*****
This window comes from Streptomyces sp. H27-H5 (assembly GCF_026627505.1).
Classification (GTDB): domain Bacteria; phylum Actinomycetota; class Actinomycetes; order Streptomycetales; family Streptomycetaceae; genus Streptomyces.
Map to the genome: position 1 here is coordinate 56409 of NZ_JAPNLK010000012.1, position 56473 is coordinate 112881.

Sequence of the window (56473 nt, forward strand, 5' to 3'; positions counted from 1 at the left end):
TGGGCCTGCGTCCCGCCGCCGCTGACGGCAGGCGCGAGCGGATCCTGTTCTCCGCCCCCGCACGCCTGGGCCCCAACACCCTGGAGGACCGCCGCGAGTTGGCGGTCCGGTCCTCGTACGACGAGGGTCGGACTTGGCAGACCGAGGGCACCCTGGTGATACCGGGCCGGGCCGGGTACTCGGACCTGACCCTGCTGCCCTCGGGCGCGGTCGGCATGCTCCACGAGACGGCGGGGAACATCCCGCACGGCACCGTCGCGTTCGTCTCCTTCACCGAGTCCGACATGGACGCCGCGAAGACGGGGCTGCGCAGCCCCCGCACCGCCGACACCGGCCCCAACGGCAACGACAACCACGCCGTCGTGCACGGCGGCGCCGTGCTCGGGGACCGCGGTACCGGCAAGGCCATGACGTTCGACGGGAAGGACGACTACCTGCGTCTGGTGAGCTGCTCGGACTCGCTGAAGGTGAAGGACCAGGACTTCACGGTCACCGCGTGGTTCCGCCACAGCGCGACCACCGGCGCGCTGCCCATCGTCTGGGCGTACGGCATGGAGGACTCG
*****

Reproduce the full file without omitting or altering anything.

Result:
This window comes from Streptomyces sp. H27-H5 (assembly GCF_026627505.1).
Classification (GTDB): domain Bacteria; phylum Actinomycetota; class Actinomycetes; order Streptomycetales; family Streptomycetaceae; genus Streptomyces.
Map to the genome: position 1 here is coordinate 56409 of NZ_JAPNLK010000012.1, position 56473 is coordinate 112881.

Sequence of the window (56473 nt, forward strand, 5' to 3'; positions counted from 1 at the left end):
TGGGCCTGCGTCCCGCCGCCGCTGACGGCAGGCGCGAGCGGATCCTGTTCTCCGCCCCCGCACGCCTGGGCCCCAACACCCTGGAGGACCGCCGCGAGTTGGCGGTCCGGTCCTCGTACGACGAGGGTCGGACTTGGCAGACCGAGGGCACCCTGGTGATACCGGGCCGGGCCGGGTACTCGGACCTGACCCTGCTGCCCTCGGGCGCGGTCGGCATGCTCCACGAGACGGCGGGGAACATCCCGCACGGCACCGTCGCGTTCGTCTCCTTCACCGAGTCCGACATGGACGCCGCGAAGACGGGGCTGCGCAGCCCCCGCACCGCCGACACCGGCCCCAACGGCAACGACAACCACGCCGTCGTGCACGGCGGCGCCGTGCTCGGGGACCGCGGTACCGGCAAGGCCATGACGTTCGACGGGAAGGACGACTACCTGCGTCTGGTGAGCTGCTCGGACTCGCTGAAGGTGAAGGACCAGGACTTCACGGTCACCGCGTGGTTCCGCCACAGCGCGACCACCGGCGCGCTGCCCATCGTCTGGGCGTACGGCATGGAGGACTCG